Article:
WASHINGTON (AFP) - The dust has barely settled on midterm elections, but former senator Jim Webb has become the first candidate in America's upcoming presidential race - and an early potential challenger to fellow Democrat Hillary Clinton.
"I have decided to launch an exploratory committee to examine whether I should run for president in 2016," Webb said in a YouTube video posted late Wednesday.
Creating such a panel permits a person to start legally raising funds, and traditionally signals the first official step in a presidential campaign process.
"We're starting with very little funding and hardly any staff, but I've been here before," the 68-year-old Webb said, referring to his 2006 underdog Senate victory.
"The 2016 election is two years away but serious campaigning will begin very soon. The first primaries are about a year away," he added.
"Your early support will be crucial as I evaluate whether we might overcome what many commentators see as nearly impossible odds."
The allusion was clearly about his former Senate colleague Clinton, widely seen as the 2016 frontrunner.
She has not announced her candidacy, but there is already an extensive infrastructure in place and close allies have raised millions of dollars for her probable run.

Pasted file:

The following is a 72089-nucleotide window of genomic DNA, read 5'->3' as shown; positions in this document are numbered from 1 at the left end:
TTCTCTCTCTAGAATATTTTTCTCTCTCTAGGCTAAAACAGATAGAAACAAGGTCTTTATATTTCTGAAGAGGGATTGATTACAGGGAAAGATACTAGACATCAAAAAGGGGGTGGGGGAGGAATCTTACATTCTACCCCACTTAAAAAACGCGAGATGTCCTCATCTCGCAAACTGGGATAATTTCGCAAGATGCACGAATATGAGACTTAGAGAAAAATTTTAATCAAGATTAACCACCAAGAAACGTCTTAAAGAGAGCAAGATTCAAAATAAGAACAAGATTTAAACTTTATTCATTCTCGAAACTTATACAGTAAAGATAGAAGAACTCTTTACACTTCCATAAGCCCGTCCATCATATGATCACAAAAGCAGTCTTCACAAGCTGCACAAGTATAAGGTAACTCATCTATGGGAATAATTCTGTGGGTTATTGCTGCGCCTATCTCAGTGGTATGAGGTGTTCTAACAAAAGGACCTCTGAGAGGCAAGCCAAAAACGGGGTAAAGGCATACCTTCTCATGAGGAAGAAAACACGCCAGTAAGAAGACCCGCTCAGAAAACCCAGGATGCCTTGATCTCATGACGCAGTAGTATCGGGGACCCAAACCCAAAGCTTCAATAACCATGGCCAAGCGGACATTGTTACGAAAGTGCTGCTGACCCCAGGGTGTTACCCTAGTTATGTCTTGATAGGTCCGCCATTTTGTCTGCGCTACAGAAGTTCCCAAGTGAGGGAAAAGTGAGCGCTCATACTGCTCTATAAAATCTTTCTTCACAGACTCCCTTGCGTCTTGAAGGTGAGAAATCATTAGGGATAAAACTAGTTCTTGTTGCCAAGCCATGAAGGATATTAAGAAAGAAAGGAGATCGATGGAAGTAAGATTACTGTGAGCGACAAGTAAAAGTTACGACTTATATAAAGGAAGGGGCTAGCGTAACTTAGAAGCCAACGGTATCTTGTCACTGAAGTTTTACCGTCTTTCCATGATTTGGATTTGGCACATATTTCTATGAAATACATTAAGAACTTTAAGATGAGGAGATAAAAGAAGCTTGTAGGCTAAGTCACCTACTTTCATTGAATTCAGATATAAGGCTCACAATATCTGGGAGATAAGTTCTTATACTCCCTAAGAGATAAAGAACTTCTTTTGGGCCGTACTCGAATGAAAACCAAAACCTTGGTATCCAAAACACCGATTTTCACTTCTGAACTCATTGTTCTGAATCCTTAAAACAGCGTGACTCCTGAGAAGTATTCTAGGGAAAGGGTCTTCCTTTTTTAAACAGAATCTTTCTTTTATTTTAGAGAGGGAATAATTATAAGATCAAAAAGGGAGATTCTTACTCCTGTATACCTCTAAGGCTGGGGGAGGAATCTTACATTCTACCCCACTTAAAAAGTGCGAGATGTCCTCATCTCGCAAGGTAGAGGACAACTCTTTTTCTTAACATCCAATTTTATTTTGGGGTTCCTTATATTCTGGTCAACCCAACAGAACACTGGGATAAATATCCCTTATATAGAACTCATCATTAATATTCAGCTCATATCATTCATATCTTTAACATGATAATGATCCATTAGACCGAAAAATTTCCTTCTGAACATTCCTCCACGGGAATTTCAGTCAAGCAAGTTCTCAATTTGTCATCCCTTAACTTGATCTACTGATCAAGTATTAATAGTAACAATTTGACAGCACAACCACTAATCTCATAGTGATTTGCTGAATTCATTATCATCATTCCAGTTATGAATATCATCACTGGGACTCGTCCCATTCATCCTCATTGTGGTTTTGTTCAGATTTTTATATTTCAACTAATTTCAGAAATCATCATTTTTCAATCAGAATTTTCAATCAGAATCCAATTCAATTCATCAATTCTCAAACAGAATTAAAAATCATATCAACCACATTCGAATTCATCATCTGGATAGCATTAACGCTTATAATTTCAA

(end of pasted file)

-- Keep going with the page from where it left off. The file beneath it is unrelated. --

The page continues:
Several candidates, including Clinton, have signalled they will announce their intentions about the race early next year.
Born into a military family, Webb was a decorated US Marine in Vietnam. He has written several books including Fields Of Fire, a highly-praised semi-autobiographical novel about the Vietnam war.
Later, he held various positions including secretary of the navy under Republican president Ronald Reagan, and US senator from Virginia from 2007 to 2013.
"Americans want positive visionary leadership that they can trust, at a time when our country is facing historic challenges," Webb said in his 14-minute video.
He pointed to growing economic disparities, and the need to reduce "ill-considered foreign ventures that have drained trillions from our economy, and in some cases brought instability instead of deterrence."
Webb recently told New Yorker magazine that his anti-Iraq war position will set him apart from Clinton, who voted for the war's authorisation.
Ultimately, Webb described himself as his own man, not bound by ties to Washington or corporate interests.
"In politics, nobody owns me and I don't owe anybody anything - except for the promise that I will work for the well-being of all Americans."